Consider, as just one example of our plastic trash problem, that The Great Pacific Garbage Patch is estimated to cover an area twice the size of Texas, a swirling storm of mostly floating plastic, one of five such patches in our oceans.
Industries are trying. Modernized recycling operations are being funded and there’s a push for new packaging standards. But, let’s face it, if we, the people, don’t do what we can our world may one day resemble a vast garbage dump.
There are those who say other countries must also bear the burden of cleaning up the Earth, and while they’re correct let’s remember that the U.S. is the number one generator of waste in the world, with one study estimating that each of us produces 1,600 pounds of garbage annually.
Jena Jambeck, an environmental engineering professor at the University of Georgia, had the last word in the AP article. “The best thing you can do environmentally is to produce no waste at all.”
While that’s probably an impossible goal, I believe we can, at least, do better.
Here’s a little from my suspense novel based on a true incident. I hope it intrigues you.
As a Vietnam veteran and former Special Forces sniper descends into the throes of mental illness, he latches onto a lonely pregnant teenager and a group of Pentecostal zealots – the Children of Light – who have been waiting over thirty years in the Arizona desert for Armageddon.
When the Amtrak Sunset Limited, a passenger train en route to Los Angeles, is derailed in their midst in a deadly act of sabotage, their lives are thrown into turmoil. As the search for the saboteurs heats up, the authorities uncover more questions than answers.
And then the girl vanishes.
While the sniper struggles to maintain his sanity, a child is about to be born deep in the wilderness.
Anne Montgomery has worked as a television sportscaster, newspaper and magazine writer, teacher, amateur baseball umpire, and high school football referee. She worked at WRBL‐TV in Columbus, Georgia, WROC‐TV in Rochester, New York, KTSP‐TV in Phoenix, Arizona, ESPN in Bristol, Connecticut, where she anchored the Emmy and ACE award‐winning SportsCenter, and ASPN-TV as the studio host for the NBA’s Phoenix Suns. Montgomery has been a freelance and staff writer for six publications, writing sports, features, movie reviews, and archeological pieces.
When she can, Anne indulges in her passions: rock collecting, scuba diving, football refereeing, and playing her guitar.
In my latest time travel adventure, The Last Timekeepers and the Noble Slave, a character named Delilah is owned by the Taylor Plantation, and takes care of all the cooking at the big house. In one scene, my protagonist Drake Bailey helps Delilah prepare her coveted Orleans Gumbo soup for the Taylor family and their special guests (a.k.a. the Timekeepers).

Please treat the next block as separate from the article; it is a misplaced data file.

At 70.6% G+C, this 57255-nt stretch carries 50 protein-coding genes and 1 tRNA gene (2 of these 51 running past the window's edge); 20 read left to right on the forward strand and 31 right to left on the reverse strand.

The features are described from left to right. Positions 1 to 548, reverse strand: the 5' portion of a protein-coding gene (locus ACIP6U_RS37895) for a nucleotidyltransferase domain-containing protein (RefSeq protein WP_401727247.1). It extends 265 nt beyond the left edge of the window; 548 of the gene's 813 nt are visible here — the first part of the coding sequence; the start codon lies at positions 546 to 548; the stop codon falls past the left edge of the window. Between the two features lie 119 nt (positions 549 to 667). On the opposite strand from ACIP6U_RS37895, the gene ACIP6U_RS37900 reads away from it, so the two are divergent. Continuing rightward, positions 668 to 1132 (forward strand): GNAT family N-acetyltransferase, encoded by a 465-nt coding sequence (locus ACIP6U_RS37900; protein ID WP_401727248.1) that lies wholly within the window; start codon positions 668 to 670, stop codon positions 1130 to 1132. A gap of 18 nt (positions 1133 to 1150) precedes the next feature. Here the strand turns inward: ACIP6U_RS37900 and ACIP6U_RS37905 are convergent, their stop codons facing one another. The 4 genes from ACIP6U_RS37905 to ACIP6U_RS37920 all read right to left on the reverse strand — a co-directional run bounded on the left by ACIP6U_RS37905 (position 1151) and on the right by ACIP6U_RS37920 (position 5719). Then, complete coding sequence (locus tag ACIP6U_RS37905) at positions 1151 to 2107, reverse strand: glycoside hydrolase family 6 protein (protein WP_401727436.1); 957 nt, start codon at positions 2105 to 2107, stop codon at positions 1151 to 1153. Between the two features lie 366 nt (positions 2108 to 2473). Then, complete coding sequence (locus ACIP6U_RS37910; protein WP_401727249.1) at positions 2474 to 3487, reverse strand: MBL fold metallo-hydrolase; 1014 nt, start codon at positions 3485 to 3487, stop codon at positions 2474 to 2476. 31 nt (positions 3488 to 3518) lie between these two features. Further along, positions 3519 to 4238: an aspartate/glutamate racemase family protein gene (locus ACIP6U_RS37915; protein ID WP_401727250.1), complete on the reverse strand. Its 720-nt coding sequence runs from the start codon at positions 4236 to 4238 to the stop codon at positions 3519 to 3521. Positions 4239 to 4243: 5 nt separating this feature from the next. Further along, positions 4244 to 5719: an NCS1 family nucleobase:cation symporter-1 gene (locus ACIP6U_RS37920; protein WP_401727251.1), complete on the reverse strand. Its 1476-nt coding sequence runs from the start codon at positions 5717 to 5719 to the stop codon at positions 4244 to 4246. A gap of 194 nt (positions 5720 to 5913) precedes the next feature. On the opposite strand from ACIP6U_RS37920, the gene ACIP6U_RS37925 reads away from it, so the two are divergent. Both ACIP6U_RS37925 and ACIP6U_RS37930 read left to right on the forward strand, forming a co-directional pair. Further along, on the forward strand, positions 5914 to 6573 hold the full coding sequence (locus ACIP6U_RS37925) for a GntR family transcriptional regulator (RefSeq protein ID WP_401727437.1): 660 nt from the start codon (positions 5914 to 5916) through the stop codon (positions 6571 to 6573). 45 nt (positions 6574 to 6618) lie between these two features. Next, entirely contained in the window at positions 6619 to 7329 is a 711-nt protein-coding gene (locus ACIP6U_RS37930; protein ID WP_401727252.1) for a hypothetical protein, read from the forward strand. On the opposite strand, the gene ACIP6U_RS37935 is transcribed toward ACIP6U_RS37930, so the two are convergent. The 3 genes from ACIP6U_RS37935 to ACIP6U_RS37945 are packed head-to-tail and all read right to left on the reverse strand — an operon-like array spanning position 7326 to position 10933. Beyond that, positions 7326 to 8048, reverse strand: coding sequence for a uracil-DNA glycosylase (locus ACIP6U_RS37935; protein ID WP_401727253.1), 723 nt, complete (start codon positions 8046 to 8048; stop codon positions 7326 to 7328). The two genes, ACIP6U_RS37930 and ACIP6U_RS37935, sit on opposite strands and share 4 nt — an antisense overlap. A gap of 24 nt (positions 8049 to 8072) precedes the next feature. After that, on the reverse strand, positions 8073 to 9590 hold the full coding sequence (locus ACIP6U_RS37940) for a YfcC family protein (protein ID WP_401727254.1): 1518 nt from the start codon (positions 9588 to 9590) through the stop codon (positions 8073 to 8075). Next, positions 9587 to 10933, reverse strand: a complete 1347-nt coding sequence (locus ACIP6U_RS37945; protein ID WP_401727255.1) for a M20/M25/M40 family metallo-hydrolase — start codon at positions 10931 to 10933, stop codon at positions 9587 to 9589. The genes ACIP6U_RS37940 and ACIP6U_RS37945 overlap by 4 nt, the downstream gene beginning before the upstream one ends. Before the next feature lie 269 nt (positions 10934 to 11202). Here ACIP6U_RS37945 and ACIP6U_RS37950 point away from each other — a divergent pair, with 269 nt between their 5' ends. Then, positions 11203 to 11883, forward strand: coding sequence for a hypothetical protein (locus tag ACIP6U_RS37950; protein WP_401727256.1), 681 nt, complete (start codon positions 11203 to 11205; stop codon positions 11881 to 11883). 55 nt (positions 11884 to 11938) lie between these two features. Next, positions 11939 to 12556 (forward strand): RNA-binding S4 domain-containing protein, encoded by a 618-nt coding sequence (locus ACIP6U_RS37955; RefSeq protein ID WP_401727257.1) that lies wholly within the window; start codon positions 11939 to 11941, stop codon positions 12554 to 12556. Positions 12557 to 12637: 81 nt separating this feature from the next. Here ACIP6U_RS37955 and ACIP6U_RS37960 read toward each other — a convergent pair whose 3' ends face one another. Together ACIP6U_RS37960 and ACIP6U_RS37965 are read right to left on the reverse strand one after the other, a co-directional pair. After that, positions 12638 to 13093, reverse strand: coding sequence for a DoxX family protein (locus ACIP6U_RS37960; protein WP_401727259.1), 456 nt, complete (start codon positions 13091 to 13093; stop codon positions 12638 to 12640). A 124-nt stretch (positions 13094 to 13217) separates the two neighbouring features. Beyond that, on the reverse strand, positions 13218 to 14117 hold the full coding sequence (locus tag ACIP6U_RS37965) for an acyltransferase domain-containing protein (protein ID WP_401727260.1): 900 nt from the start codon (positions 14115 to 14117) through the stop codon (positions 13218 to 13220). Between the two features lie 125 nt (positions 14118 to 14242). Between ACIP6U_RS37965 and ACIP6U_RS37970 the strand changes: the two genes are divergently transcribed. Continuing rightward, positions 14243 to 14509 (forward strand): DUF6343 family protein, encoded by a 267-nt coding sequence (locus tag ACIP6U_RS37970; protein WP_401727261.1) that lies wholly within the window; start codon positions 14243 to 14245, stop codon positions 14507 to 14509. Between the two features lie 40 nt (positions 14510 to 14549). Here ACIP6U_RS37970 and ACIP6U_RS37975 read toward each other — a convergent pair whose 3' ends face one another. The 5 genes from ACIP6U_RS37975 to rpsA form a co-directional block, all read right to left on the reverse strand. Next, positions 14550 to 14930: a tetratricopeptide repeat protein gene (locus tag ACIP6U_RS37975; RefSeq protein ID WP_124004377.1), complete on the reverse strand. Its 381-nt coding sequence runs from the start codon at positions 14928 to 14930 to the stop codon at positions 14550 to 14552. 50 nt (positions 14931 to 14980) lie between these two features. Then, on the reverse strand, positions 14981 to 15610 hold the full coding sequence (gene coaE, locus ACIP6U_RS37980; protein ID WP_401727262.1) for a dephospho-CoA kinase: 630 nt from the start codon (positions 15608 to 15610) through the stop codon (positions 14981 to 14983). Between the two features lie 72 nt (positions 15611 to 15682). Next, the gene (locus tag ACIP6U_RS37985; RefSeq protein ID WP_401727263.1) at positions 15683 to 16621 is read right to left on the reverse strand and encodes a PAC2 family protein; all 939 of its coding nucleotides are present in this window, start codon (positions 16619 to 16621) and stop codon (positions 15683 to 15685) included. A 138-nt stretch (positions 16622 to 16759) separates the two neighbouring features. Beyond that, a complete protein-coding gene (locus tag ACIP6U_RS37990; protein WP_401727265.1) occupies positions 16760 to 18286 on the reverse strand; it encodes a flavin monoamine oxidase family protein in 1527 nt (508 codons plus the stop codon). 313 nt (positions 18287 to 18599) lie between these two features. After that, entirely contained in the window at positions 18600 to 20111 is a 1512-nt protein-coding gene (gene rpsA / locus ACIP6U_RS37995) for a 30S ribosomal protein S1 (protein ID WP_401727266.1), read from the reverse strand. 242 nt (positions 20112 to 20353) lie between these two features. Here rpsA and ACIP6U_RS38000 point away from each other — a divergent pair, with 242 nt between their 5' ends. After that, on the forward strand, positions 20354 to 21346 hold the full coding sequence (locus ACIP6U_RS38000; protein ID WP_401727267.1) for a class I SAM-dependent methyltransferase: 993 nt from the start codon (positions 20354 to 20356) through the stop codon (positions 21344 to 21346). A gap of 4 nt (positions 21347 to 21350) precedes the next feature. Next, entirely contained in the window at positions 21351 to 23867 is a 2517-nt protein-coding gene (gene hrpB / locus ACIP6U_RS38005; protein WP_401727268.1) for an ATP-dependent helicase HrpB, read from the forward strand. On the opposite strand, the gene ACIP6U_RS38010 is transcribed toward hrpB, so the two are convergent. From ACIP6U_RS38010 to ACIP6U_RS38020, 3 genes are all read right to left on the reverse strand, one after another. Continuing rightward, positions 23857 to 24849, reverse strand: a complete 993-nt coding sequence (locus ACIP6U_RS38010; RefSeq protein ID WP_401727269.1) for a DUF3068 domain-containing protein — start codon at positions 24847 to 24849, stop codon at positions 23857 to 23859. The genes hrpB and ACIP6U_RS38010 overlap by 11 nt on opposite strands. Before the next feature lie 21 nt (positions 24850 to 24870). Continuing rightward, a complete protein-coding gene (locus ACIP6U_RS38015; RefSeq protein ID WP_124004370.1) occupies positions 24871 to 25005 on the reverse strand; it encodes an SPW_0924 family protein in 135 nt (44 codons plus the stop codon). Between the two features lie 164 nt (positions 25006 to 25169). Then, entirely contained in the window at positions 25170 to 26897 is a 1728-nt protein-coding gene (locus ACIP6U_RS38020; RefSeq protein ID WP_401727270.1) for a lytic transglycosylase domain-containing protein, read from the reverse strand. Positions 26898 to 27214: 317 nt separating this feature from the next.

Since this Timekeeper mission takes place in antebellum Georgia during 1855, not all these ingredients would have been available for Delilah, so I’m sure she did her best to improvise with the foods and herbs available during that time period. I thought it would be fun to share a gumbo dish, and looked up several recipes to get the right concoction to re-create Delilah’s tasty brew. Though, as you can imagine, I didn’t include a certain ingredient that Delilah added for fear of being hexed or turned into a zombie.
Delilah’s Orleans Gumbo
2 cups chicken broth
1 cup uncooked converted rice
2 celery ribs, chopped
1 medium onion, chopped
2 garlic cloves, minced
1 can (28 ounces) diced tomatoes
1 pound boneless skinless chicken breasts, cut into ½ inch cubes
½ pound smoked kielbasa or Polish sausage, cut into ½ inch slices
1 teaspoon dried thyme
1 teaspoon pepper
2 bay leaves
¼ teaspoon cayenne pepper
3 tablespoons all-purpose flour
¼ cup cold water
1 pound uncooked medium shrimp, peeled and deveined
1 large green pepper, chopped
¼ cup minced fresh parsley
In a large saucepan, bring broth to a boil. Stir in the rice, celery, onion, and garlic. Reduce heat; cover and simmer for 20 minutes.
Meanwhile, in a Dutch oven, combine the tomatoes, chicken, kielbasa, thyme, pepper, bay leaves, and cayenne. Bring to a boil. Reduce heat; cover and simmer for 10 minutes.
Combine flour and water until smooth. Gradually stir into chicken mixture. Stir in shrimp and green pepper. Cook, uncovered, over medium heat for 4-6 minutes or until shrimp turn pink and gumbo is thickened. Discard leaves.
Remove rice mixture from heat and let stand for 5 minutes; stir in parsley. Serve with gumbo.
With a prep time of 25 minutes, and cook time of 20 minutes, this spicy dish serves 8 of your closest, and bravest, family and friends. Remember to have plenty of water, wine, or beer at the table to cool your palate between bites.
Here’s a taste of what to expect in the third installment of The Last Timekeepers available Amazon and all
True freedom happens only when you choose to be free.
Eleven-year-old Drake Bailey is an